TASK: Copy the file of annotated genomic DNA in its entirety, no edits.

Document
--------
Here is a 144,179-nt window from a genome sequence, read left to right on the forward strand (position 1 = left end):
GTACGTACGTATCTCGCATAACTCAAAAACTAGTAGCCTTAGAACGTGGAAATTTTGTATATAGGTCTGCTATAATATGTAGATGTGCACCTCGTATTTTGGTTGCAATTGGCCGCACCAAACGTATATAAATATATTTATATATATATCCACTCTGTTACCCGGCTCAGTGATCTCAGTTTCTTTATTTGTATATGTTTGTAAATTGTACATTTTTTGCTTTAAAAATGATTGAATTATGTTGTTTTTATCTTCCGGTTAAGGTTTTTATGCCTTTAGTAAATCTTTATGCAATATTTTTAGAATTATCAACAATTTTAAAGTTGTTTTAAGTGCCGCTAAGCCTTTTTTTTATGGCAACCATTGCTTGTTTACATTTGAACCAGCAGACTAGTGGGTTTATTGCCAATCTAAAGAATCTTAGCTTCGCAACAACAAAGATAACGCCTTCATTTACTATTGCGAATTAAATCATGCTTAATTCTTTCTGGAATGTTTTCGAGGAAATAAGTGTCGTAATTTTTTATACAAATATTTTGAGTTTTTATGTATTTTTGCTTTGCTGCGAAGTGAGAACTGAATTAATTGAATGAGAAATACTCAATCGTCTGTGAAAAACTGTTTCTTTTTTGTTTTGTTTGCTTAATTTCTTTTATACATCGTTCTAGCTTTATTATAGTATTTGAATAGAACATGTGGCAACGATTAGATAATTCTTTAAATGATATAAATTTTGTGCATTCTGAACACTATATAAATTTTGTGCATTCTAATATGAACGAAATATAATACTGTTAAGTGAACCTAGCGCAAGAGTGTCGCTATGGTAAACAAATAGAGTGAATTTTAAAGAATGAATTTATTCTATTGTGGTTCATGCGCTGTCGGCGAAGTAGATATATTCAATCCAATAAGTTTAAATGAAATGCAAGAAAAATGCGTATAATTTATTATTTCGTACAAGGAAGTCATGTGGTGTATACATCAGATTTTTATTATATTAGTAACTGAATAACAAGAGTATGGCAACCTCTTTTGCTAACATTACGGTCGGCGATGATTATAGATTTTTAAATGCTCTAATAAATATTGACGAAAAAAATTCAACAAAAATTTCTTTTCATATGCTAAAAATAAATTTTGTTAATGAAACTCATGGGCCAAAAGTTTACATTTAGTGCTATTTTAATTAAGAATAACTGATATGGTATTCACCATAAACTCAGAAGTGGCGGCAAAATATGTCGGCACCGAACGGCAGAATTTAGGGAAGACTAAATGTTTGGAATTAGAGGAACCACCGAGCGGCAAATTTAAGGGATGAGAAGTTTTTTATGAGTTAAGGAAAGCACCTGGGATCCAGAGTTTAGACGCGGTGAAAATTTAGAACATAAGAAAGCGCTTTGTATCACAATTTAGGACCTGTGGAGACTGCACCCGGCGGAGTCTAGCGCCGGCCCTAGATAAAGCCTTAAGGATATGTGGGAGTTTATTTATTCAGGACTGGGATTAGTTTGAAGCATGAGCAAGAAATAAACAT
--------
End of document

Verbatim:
Here is a 144,179-nt window from a genome sequence, read left to right on the forward strand (position 1 = left end):
GTACGTACGTATCTCGCATAACTCAAAAACTAGTAGCCTTAGAACGTGGAAATTTTGTATATAGGTCTGCTATAATATGTAGATGTGCACCTCGTATTTTGGTTGCAATTGGCCGCACCAAACGTATATAAATATATTTATATATATATCCACTCTGTTACCCGGCTCAGTGATCTCAGTTTCTTTATTTGTATATGTTTGTAAATTGTACATTTTTTGCTTTAAAAATGATTGAATTATGTTGTTTTTATCTTCCGGTTAAGGTTTTTATGCCTTTAGTAAATCTTTATGCAATATTTTTAGAATTATCAACAATTTTAAAGTTGTTTTAAGTGCCGCTAAGCCTTTTTTTTATGGCAACCATTGCTTGTTTACATTTGAACCAGCAGACTAGTGGGTTTATTGCCAATCTAAAGAATCTTAGCTTCGCAACAACAAAGATAACGCCTTCATTTACTATTGCGAATTAAATCATGCTTAATTCTTTCTGGAATGTTTTCGAGGAAATAAGTGTCGTAATTTTTTATACAAATATTTTGAGTTTTTATGTATTTTTGCTTTGCTGCGAAGTGAGAACTGAATTAATTGAATGAGAAATACTCAATCGTCTGTGAAAAACTGTTTCTTTTTTGTTTTGTTTGCTTAATTTCTTTTATACATCGTTCTAGCTTTATTATAGTATTTGAATAGAACATGTGGCAACGATTAGATAATTCTTTAAATGATATAAATTTTGTGCATTCTGAACACTATATAAATTTTGTGCATTCTAATATGAACGAAATATAATACTGTTAAGTGAACCTAGCGCAAGAGTGTCGCTATGGTAAACAAATAGAGTGAATTTTAAAGAATGAATTTATTCTATTGTGGTTCATGCGCTGTCGGCGAAGTAGATATATTCAATCCAATAAGTTTAAATGAAATGCAAGAAAAATGCGTATAATTTATTATTTCGTACAAGGAAGTCATGTGGTGTATACATCAGATTTTTATTATATTAGTAACTGAATAACAAGAGTATGGCAACCTCTTTTGCTAACATTACGGTCGGCGATGATTATAGATTTTTAAATGCTCTAATAAATATTGACGAAAAAAATTCAACAAAAATTTCTTTTCATATGCTAAAAATAAATTTTGTTAATGAAACTCATGGGCCAAAAGTTTACATTTAGTGCTATTTTAATTAAGAATAACTGATATGGTATTCACCATAAACTCAGAAGTGGCGGCAAAATATGTCGGCACCGAACGGCAGAATTTAGGGAAGACTAAATGTTTGGAATTAGAGGAACCACCGAGCGGCAAATTTAAGGGATGAGAAGTTTTTTATGAGTTAAGGAAAGCACCTGGGATCCAGAGTTTAGACGCGGTGAAAATTTAGAACATAAGAAAGCGCTTTGTATCACAATTTAGGACCTGTGGAGACTGCACCCGGCGGAGTCTAGCGCCGGCCCTAGATAAAGCCTTAAGGATATGTGGGAGTTTATTTATTCAGGACTGGGATTAGTTTGAAGCATGAGCAAGAAATAAACAT